The way we think about charity is dead wrong

Dan Pallotta’s TED talk The way we think about charity is dead wrong and summary below.


  • Notion that NFP’s shouldn’t make money out of helping other people, while commercial companies make money out of not helping people (e.g. selling violent video games ).
  • NFP staff = get low pay (economic sacrifice). Stats back this up. It’s more economically viable to donate $100k to charity, save 50% on tax, sit on board, and have power and influence than actually go and work for the charity.

Advertising and marketing

  • Notion that NFPs shouldn’t spend money on advertising, it should go to the cause. While commerical companies spend on advertising until they can’t add any more value. But the way to reach people is through premium advertising.
  • NFPs can’t wrestle market share from fro profit sector unless it markets itself.

Taking risk in the pursuit of new revenue streams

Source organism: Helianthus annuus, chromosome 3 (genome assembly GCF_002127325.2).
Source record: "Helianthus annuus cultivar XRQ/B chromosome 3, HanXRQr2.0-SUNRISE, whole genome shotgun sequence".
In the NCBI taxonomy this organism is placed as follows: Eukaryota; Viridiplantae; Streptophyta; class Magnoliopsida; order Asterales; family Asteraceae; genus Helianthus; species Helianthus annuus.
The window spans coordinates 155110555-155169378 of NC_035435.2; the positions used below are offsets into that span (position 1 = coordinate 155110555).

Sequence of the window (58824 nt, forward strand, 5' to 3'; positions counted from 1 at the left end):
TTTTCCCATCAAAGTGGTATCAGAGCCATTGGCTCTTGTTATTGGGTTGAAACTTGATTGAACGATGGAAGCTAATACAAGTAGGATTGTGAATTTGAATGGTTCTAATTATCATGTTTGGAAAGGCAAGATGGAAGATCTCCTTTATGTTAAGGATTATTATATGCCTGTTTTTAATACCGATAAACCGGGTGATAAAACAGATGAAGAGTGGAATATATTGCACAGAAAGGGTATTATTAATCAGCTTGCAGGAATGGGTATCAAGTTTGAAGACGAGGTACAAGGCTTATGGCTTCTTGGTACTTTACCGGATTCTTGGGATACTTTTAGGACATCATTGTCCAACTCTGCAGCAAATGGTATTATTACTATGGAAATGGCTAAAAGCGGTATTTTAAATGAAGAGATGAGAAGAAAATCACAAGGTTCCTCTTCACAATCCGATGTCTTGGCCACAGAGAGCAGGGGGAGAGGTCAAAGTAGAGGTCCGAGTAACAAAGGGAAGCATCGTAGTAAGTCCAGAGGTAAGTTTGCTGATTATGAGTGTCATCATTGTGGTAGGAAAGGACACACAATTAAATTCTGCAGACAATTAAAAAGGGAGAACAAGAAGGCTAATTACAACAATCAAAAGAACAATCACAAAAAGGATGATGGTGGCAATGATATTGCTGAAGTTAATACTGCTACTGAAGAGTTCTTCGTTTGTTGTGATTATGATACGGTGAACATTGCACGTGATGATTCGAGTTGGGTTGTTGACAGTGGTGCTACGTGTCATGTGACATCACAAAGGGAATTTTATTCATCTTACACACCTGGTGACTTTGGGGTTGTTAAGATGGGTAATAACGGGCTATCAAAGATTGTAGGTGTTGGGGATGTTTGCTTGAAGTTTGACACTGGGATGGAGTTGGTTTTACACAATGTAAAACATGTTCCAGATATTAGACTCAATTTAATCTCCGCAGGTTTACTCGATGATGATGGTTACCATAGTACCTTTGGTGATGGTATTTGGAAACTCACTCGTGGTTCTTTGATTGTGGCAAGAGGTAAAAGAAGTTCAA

• Notion that commercial companies can lose money but if an NFP does so it calls character into questions so NFPs don’t take risks for fear. When you prohibit failure you kill innovation. So you can’t raise  more. So you can’t grow. So you can’t solve large social problems.


  • Amazon didn’t return profits for 6 years. People had p[patience as had long term vision of market dominance. Can’t do that in NFPs.


  • Notion that overhead is a negative for NFPs so they reduce costs/forego things that they actually need to grow. E.g. spend less on fundraising so there’s more money for the cause.
  • Problem is pie never gets bigger. But fundraising has the potential to multiply the amount of money you have. E.g. Give researcher 350k to cure breast cancer. Or give 350k to fundraising team to multiply it by 554%.


  • Can’t pay profits in NFPs (starves risk, growth and idea capital). Cant advertise. Can’t recruit. Can’t take risks. There’s no spare time to do it and you don’t have the money to do it anyway.
  • Don’t confuse morality with frugality.
  • Our epitaph should read – we changed the world. Not we kept overheads low.

Elena Plaiter


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